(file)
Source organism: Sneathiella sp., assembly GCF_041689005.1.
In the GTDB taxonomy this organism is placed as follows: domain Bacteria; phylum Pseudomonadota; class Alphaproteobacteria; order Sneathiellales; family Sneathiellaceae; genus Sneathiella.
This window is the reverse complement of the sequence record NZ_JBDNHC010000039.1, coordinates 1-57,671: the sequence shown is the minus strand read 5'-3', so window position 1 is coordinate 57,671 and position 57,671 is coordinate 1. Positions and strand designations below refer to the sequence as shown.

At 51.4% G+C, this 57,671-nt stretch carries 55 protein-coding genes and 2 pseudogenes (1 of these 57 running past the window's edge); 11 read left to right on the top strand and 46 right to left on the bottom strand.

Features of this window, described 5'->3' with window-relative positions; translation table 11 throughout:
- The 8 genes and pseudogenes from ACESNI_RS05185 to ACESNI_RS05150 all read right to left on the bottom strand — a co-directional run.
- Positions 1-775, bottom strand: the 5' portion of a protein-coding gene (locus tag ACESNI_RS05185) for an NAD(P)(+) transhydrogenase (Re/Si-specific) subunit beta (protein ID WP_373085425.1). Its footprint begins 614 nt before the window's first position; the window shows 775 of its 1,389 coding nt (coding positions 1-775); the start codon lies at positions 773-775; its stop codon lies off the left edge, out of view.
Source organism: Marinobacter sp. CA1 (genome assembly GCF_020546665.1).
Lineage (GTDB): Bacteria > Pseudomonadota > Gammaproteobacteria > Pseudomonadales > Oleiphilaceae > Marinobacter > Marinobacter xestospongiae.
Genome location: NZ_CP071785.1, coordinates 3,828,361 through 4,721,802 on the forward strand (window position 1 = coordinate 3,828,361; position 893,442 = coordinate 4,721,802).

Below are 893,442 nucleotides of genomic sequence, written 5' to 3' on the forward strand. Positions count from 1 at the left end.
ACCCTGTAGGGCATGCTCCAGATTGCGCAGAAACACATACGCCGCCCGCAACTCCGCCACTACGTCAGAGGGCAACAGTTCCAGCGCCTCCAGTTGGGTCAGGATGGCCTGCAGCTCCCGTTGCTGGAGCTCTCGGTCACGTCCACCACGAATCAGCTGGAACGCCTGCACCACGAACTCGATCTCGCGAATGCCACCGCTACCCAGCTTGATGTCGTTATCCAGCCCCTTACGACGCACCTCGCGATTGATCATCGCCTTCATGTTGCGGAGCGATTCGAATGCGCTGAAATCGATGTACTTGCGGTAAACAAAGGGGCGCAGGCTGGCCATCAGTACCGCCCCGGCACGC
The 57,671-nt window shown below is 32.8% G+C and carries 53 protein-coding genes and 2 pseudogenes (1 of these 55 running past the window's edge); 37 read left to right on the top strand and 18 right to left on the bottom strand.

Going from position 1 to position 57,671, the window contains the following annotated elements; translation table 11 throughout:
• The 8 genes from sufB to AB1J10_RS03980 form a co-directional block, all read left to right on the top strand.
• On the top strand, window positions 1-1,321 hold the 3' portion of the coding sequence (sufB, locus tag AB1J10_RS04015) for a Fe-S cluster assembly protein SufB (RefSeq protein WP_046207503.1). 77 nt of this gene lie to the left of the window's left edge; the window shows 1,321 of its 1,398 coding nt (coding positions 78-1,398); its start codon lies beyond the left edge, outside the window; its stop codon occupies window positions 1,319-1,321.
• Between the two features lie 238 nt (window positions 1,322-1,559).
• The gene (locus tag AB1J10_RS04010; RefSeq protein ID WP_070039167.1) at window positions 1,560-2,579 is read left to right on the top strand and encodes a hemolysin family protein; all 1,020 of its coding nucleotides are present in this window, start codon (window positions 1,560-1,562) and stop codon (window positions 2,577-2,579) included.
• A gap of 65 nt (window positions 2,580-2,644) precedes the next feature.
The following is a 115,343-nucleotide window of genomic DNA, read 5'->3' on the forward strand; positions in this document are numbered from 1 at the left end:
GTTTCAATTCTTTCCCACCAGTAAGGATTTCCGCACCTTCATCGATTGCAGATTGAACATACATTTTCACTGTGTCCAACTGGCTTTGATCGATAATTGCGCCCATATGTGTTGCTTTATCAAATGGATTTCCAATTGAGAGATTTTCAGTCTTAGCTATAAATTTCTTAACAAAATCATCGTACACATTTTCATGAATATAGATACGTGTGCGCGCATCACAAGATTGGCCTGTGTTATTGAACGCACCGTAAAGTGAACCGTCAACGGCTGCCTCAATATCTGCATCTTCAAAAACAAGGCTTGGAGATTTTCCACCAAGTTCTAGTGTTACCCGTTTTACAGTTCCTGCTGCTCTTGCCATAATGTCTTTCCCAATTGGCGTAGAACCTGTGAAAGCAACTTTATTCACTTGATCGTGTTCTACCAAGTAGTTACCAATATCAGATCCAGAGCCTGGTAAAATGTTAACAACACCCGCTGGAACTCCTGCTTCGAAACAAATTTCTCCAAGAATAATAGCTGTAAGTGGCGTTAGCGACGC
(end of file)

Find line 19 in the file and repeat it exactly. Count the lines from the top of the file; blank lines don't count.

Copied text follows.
• A gap of 65 nt (window positions 2,580-2,644) precedes the next feature.